Rebalance the Feminine for Gender Equality and Global Solutions

Rebalance the Feminine for Gender Equality and Global Solutions

In the world of entrepreneurship, we hear about having to hustle, compete, and focus on achieving that ever important goal.  But are these gendered expectations?  Within the continuum of gender, Cori recognizes nuances between "feminine" and "masculine" energies. She finds her path and power by embracing her feminine energy, rather than homogenizing differences for the sake of "equality".   

Put First Things First (Part 3/3)

By Isaiah Baldissera, lead educator, Groundswell BUILD.

This post is a continuation of 'Social Doesn't Mean Special' and 'Clarity is King' based on my learnings working with urban social entrepreneurs at Groundswell. 

**By the way, our annual showcase takes place tomorrow (Tuesday). More here: **

Put first things first

We hold entrepreneurs in high esteem because they do something extremely difficult: they manage dozens of roles singlehandedly in the midst of immense uncertainty. For those on the outside looking in, entrepreneurs may appear to be the ultimate multi-taskers. However, as I’ve found with this cohort, the most successful are those who maintain a relentless focus on the single most important task at hand and weed out distractions ruthlessly. I’ll add that many of these distractions come disguised as beneficial opportunities: a reporter’s request for an interview, a panel seat at a popular conference, or a partnership proposal.

The wise social entrepreneur understands that the only thing that matters is building a great product/service and getting into the hands of the people that need it. Everything else is a distraction.

Of course, getting bogged down in the myriad of to-dos and non-essentials of running a business is a common problem. I recommend that founders keep a detailed calendar and amend it in retrospect to accurately reflect what they’ve actually done, and for how long. At the beginning of each week, I encourage them to set priorities and explicit goals, then review what transpired before setting goals for the subsequent week.

Key takeaway: Find out how much of your week is devoted to building a better product or service. If this is below 60%, it’s time to rethink your agenda.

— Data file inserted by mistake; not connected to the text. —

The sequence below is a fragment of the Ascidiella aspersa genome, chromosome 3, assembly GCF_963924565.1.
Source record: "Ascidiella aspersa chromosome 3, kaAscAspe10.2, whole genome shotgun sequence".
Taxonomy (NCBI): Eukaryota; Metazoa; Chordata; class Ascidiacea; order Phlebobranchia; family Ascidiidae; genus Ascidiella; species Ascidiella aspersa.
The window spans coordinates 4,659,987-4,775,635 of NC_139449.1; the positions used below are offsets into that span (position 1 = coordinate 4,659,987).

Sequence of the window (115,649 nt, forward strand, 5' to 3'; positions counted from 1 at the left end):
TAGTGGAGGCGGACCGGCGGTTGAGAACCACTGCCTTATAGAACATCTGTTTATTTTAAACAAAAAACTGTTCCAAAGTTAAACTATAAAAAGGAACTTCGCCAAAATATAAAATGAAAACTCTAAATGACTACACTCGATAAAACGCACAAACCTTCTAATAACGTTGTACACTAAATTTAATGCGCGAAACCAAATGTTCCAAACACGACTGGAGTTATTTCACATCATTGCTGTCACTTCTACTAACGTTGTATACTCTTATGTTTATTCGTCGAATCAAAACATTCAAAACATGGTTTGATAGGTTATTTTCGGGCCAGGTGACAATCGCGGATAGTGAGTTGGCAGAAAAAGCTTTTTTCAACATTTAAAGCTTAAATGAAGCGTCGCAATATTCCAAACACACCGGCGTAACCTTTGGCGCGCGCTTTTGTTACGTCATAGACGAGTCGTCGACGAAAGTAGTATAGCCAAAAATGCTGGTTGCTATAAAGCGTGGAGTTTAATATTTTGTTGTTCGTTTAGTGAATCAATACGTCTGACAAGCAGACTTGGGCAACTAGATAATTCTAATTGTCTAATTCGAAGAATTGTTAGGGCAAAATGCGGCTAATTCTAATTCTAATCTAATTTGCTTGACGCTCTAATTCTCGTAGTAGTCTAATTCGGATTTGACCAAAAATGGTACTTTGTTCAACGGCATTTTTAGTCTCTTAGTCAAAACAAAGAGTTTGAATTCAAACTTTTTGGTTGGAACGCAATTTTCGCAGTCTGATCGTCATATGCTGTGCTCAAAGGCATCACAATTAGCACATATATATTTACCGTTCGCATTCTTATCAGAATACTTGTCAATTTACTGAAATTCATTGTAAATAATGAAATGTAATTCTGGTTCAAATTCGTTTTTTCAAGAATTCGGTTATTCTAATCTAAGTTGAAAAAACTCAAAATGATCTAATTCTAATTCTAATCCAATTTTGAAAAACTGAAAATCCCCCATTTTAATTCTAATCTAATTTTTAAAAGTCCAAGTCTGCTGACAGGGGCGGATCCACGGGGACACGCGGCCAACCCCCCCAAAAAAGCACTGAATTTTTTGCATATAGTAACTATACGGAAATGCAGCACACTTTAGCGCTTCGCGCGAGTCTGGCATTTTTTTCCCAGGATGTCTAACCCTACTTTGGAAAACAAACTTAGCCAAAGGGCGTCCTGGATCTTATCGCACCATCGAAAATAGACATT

Final thoughts

After working with this year’s batch of aspiring social entrepreneurs, I’m more convinced than ever that the way we teach social entrepreneurship should align with how we instruct entrepreneurs to operate by remaining agile and testing ideas rapidly — throwing out the bad ones and refining the good ones. It’s essential that a teacher have a loose structure that allows for flexibility in light of ongoing feedback from students.

Just as an entrepreneur constantly tests hypotheses, seeking validation for what works, an effective teacher is constantly searching for better tools, activities, and methods to help students learn. Easier said than done? Yes. But I believe that is the type of progressive mentality that differentiates the Groundswell program: one which strives to adapt and meet participants where they are at.

Looking back at my first year teaching at Groundswell, I couldn’t have asked for a more diverse, interesting, and supportive community of aspiring entrepreneurs to work with. I’ve enjoyed seeing the progress, the epiphanies, and most importantly, the passion of each of the participants. Their visions for a better world give me hope that we will eventually solve the most pressing social and environmental challenges of our time.

Congrats to the Groundswell Class of ’18. Keep hustling.

Clarity is King (Part 2/3)

By Isaiah Baldissera, lead educator, Groundswell BUILD.

This post is a continuation of 'Social Doesn't Mean Special' based on my learnings working with urban social entrepreneurs at Groundswell. 

**By the way, our annual showcase takes place this Tuesday. More here: **

Clarity is king

This year’s cohort at Groundswell has included many talented and experienced participants. Some have led legal teams overseas, been trained as product designers, worked as specialist educators, or spent decades in the industries they’re now launching a venture in. Experience and expertise aside, the simple (yet crucial) parts of launching a venture often remain the most elusive. More specifically, I’m referring to clarity of communication. It seems that crafting a clear message and communicating it effectively are still a challenge no matter your experience level.

Clear communication is rooted in a sturdy understanding of the problem you are trying to solve and the people you are trying to solve it for. Without this insight, it is impossible to craft a compelling message that persuades your target audience to take action.

Once this is established, however, there’s still work to be done. This takes the form of identifying which parts of your product or service (1) solve the user’s problem, (2) solve the problem in a way that is different from other products or services, and (3) excite the user enough to remark about it.

Let’s focus on the third point. It’s no exaggeration that startups live and die on clear, thoughtful messaging. Given that founders are working with minuscule budgets, word of mouth is still the best form of marketing and therefore it is essential that what they say and write provokes a noticeable, positive response with the target audience. Direct, simple, compelling copy and language will be the only messaging that spreads.

I’ve found that getting participants to pitch and refine weekly (if not daily) with an audience is the fastest way to achieve this. I also encourage them to closely observe the facial expressions and body language of the person(s) they are pitching to. If the person seems at all confused, distracted, or ambivalent, it may be time to spruce up your spiel.